Despite loss, Rangers complete strong trip

Despite loss, Rangers complete strong trip

DETROIT -- On the seventh day of their road trip, the Rangers rested. Slumbered may even be a better description.

Considering what they accomplished on the trip and what lies immediately ahead, maybe the Rangers deserved a night off, even if pitcher Cliff Lee was the only one who flew back to Texas early Wednesday afternoon ahead of the rest of the team.

Everybody else was at Comerica Park, but it was a quiet night for the Rangers as they ended their seven-game trip with a 4-1 loss to the Tigers. While the Tigers snapped a seven-game losing streak, the Rangers finished up their road trip with a 5-2 record, remaining five games ahead of the Angels in the American League West.

"It felt flat in the dugout," outfielder Josh Hamilton said. "It definitely felt that way. It felt like we weren't in the game as much as we need to be. That's something we can't do."

Still, manager Ron Washington was more than happy to take three of four from the Red Sox in Boston and two of three from the Tigers in Detroit on the Rangers' first road trip after the All-Star break.

"Without a doubt," Washington said. "You can't beat on a team like this all the time and you can't beat on a team like Boston all the time. You take what you can."

Lee will be pitching for the Rangers on Thursday night, when they open up a four-game series against the Angels at Rangers Ballpark. That will be the first of 16 straight games against the AL West, including seven with the Angels.

"I expect us to continue to play good baseball," Washington said.

The Rangers should be a little more intense than they were Wednesday night, when Tigers starter Max Scherzer held the Rangers scoreless through seven innings, allowing four singles and three walks while striking out five.

Rangers starter Colby Lewis wasn't bad, but gave up a two-run home run to Gerald Laird in the second inning. The Rangers could never overcome that early blow from their former teammate and the Tigers added two more off Lewis in the seventh. Lewis lost for the first time in four starts and second time in his past eight starts.

"I thought I threw the ball really well," Lewis said. "I commanded the fastball in and out and made a lot of guys have a lot of bad swings. Threw one 'get it over' slider to Laird and I must have thrown it in his bat path. That was the only pitch I wasn't happy with. Other than that, I threw the ball well."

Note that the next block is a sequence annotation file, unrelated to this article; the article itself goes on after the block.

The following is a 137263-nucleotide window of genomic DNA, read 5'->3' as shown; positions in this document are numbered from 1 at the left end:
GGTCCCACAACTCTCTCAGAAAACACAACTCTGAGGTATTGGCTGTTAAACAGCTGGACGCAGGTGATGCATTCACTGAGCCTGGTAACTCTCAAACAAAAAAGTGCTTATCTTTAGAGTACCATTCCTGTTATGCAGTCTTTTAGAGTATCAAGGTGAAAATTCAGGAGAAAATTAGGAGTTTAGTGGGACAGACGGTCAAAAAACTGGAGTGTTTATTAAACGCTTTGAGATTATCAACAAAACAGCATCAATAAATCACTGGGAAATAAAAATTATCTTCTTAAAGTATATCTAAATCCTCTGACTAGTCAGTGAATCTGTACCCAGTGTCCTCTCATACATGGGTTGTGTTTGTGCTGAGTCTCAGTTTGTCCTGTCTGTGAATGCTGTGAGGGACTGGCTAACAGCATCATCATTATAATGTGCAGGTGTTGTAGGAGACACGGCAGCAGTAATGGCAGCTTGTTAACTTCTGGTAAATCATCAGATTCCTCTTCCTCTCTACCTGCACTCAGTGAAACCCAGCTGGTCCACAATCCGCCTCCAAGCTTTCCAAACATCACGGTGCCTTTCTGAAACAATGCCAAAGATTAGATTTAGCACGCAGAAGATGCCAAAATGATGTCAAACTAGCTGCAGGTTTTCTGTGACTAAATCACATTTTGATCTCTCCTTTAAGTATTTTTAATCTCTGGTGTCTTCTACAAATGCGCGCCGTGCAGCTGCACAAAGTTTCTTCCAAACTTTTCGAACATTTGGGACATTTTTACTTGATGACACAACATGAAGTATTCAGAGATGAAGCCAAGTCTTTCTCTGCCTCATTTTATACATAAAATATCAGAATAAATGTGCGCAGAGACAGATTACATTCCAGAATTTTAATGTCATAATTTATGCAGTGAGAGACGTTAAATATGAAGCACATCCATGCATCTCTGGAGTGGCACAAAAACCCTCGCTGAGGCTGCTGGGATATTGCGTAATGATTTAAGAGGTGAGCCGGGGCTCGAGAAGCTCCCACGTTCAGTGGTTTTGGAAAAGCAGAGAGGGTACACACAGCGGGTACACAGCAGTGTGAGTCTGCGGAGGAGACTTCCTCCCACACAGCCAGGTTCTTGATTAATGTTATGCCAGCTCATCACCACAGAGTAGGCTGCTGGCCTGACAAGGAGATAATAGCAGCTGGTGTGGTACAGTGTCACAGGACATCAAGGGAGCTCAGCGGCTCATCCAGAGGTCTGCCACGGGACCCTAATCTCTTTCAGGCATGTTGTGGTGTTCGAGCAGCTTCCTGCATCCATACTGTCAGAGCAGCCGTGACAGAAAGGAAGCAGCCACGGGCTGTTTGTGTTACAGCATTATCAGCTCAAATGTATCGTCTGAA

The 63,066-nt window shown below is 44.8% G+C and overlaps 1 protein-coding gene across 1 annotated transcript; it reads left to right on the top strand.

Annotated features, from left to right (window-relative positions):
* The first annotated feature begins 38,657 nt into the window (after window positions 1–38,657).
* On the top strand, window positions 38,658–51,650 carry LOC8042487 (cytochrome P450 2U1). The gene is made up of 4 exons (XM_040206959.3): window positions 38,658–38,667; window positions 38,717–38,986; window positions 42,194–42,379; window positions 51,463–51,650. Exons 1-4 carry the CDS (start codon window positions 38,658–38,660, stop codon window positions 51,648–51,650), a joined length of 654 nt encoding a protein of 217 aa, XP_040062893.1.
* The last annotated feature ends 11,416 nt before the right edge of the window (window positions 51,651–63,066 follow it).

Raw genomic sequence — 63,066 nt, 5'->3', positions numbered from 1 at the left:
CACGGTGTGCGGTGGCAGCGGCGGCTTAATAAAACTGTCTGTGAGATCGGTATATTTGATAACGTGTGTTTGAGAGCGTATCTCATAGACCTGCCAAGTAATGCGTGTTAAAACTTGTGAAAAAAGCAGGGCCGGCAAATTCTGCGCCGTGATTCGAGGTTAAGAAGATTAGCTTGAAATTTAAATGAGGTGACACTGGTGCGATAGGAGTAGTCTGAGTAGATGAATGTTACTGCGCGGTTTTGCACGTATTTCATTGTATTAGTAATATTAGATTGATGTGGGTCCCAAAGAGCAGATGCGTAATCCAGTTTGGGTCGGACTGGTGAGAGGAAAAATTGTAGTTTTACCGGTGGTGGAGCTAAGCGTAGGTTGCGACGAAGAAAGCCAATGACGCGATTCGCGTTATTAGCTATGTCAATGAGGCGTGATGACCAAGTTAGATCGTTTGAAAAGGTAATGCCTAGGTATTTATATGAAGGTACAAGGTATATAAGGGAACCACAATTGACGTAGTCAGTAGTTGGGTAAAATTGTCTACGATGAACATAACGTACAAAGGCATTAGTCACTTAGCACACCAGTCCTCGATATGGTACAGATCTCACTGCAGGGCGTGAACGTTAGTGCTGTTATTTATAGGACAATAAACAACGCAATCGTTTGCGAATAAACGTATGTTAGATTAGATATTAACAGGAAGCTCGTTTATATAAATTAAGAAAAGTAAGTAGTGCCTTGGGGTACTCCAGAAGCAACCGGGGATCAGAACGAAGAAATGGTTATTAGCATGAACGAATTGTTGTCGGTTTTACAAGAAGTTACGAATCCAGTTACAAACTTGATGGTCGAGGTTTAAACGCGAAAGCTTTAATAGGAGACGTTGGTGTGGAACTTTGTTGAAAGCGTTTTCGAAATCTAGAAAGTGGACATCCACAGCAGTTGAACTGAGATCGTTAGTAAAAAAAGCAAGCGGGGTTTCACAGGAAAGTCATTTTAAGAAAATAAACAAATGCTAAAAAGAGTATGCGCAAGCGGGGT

Lewis just couldn't match Scherzer, who picked up two of his five strikeouts in the biggest moment of the ballgame. Michael Young led off the fourth with a triple -- the only extra-base hit for the Rangers on the night. But Scherzer kept him there by striking out Ian Kinsler and Vladimir Guerrero, before retiring Hamilton on a grounder to first base.

"We've got to get a guy in like that," Hamilton said. "We didn't get it done. We've been doing a pretty good job lately. That would have been a good way to get back in the ballgame. The 3-4-5 guys in the lineup, we've got to get it done."

Kinsler later had a single to extend his hitting streak to 14 games and Nelson Cruz had a single to bring his streak to 10. But the Rangers were still 0-for-8 with runners in scoring position on the night.

"It was a big momentum swing, to be able to strand the runner on third with no outs," Scherzer said. "That's key. I've been on the other end of that assignment, and it demoralizes the offense, so it was a big momentum swing for us. My slider was working very well today. With a right-handed dominant lineup, I knew I needed a good slider. My slider really helped me get the results against those right-handed hitters."

The Rangers' only run came in the ninth, after All-Star closer Jose Valverde walked Kinsler, hit Guerrero with a pitch and then threw a wild pitch with Hamilton at the plate. It looked like Valverde might melt down, but Hamilton grounded out to short, bringing home a run, Cruz struck out, and David Murphy bounced out to end the game.

T.R. Sullivan is a reporter for MLB.com. This story was not subject to the approval of Major League Baseball or its clubs.